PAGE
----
This step provides an opportunity for level-setting and questions. If stakeholders, LSPs, or internal employees have procedural questions, now is the time for them to ask and the localization manager to answer.

Content localization

Once the environment is set up, content localization begins. This involves LSPs and machine translation tools delivering translated content back to the localization manager—through the localization platform or system.

As the content arrives, the localization manager needs to check it and push it onto the next step: revision.

Content revision

This is where you’ll evaluate the work which contains errors in spelling, grammar, and tone, and reviewers flag assets for revisions. The revision stage is usually a lot more efficient when you have a translation management system in place because all stakeholders can collaborate on a single platform—in real time.

Once revised, the localization manager approves content and marks it as ready for deployment.

Localization deployment

Finalized content is deployed to the target environment—apps, websites, a distribution channel, etc.—and made live.

Whatever the final delivery point, content usually goes through a battery of user interface and code checks to ensure it’s fully compliant with product or document requirements.

Post-deployment QA and monitoring

Measuring localization success is an ongoing task, and it doesn’t end when the product goes live. After each launch, it’s important to monitor your performance, assess your impact, and course-correct.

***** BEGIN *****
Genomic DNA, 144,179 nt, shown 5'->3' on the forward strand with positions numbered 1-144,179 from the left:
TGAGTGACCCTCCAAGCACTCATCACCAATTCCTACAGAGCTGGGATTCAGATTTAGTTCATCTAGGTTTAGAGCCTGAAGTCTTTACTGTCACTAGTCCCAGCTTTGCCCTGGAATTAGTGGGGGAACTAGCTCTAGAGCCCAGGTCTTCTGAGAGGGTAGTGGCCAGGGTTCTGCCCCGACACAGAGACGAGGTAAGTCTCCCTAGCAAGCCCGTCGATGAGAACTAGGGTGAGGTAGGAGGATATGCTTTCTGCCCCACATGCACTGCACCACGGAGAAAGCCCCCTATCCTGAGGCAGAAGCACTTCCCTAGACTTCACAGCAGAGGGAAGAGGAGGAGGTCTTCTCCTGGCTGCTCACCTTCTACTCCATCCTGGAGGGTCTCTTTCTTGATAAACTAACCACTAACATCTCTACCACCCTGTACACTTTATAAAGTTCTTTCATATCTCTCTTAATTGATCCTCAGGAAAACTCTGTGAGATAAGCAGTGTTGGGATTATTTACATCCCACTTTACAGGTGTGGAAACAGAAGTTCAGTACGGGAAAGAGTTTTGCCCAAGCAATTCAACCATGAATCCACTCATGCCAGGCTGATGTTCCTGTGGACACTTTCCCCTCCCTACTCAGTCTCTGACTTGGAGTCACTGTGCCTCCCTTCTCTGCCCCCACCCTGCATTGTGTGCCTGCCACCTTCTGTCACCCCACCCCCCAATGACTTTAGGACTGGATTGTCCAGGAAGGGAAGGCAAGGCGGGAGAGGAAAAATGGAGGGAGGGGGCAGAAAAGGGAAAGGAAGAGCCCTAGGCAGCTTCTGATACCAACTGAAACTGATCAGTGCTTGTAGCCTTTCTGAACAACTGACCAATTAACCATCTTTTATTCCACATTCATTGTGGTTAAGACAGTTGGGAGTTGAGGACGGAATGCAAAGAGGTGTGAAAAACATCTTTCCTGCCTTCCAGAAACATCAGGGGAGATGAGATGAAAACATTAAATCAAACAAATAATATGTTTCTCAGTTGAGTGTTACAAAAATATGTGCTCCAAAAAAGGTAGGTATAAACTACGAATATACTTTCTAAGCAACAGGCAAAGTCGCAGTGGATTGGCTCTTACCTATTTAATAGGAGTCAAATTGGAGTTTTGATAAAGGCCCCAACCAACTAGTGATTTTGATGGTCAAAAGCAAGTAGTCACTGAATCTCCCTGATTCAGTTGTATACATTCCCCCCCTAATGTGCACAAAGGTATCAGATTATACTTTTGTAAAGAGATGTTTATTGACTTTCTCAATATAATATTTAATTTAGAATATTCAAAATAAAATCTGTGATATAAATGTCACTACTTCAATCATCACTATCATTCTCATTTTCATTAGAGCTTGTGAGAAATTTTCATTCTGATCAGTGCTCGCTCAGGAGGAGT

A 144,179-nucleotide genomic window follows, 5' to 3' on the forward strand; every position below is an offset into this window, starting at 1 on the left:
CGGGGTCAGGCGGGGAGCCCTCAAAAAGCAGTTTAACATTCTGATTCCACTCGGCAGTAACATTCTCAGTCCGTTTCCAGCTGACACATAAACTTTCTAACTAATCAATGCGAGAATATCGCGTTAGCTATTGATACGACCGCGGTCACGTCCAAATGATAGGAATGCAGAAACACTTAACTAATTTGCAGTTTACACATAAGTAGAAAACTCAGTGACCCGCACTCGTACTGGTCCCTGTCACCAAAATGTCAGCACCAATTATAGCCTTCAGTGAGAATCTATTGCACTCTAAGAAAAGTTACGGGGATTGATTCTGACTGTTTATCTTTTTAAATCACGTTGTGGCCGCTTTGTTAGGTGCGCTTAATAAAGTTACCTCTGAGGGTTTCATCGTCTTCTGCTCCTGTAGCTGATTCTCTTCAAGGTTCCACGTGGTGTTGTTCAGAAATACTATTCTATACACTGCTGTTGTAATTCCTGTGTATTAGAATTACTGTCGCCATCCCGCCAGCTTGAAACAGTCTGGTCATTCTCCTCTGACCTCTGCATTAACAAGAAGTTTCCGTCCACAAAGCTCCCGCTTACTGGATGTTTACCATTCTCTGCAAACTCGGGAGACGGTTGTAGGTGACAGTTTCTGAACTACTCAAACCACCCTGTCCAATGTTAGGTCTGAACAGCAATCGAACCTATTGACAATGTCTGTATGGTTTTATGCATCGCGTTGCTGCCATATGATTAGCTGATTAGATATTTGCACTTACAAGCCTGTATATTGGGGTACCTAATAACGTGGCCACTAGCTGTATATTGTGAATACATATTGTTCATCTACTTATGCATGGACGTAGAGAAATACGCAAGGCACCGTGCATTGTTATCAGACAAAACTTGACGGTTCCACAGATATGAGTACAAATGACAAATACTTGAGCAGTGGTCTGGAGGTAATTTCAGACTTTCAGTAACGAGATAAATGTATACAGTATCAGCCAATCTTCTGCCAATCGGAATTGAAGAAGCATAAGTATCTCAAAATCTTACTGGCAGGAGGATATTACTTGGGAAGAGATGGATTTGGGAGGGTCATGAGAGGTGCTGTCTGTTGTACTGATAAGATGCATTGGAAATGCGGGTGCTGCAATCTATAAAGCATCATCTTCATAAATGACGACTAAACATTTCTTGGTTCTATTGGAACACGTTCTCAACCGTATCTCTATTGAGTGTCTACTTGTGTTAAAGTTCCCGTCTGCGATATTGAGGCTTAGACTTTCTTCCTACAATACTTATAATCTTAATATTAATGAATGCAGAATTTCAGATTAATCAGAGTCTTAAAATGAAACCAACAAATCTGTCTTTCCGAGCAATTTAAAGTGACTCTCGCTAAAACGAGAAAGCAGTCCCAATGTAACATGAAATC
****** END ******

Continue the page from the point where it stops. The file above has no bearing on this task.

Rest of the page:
What metrics are most important will vary from product to product and from business to business. Some typical metrics include site visits, time on page, or user feedback.

Procure the best localization technology

When you’re looking to scale localization, it’s not about translating one or two pages of content, it’s about translating the equivalent of millions. At this scale, you need to support your endeavors with the best localization technology: a centralized localization technology platform.

Usually, this platform takes the form of a translation management system (TMS). Think of it as your localization headquarters, which centralize all your workflows and translation jobs into a single platform.

A TMS can track the status and progress of translations. You can create projects and organize translation tasks. And it can automate work processes like project creation, task assignment, email notifications, and more.

Here’s the thing, though: Separating the wheat from the chaff in TMSs can quickly become a complex task. So here are three dimensions to consider when choosing the right TMS for your business:

  • Technical requirements: You’ll need to work out exactly what you need from your software. Some common functionality requirements include language options, file type support, automation functionality, and computer-assisted translation (CAT).
  • Integrations: TMS solutions typically work in concert with other platforms to power a localization function, either through built-in integrations or through an API. You’ll need to make sure the TMS can integrate with your existing software and systems.
  • User experience: No amount of functionality will make up for a bad user experience. Make sure you take into account things like the look and feel of the software, how easy it is to learn and use, and customer support.

Creating a request for proposal (RFP) can help you sift through the multitude of translation and localization technology providers and find one that ticks all your boxes.

Scaling localization doesn’t have to be difficult

When you take a strategic approach to scaling your localization effort, it becomes much more manageable. By focusing on the key elements of purpose, people, partners, process, and technology, you can set yourself up for success in the long run.

This guide outlined best practices for each of those key elements. To get an insight into how world-class localization teams put them into practice, make sure you download The Definitive Localization Manager Playbook.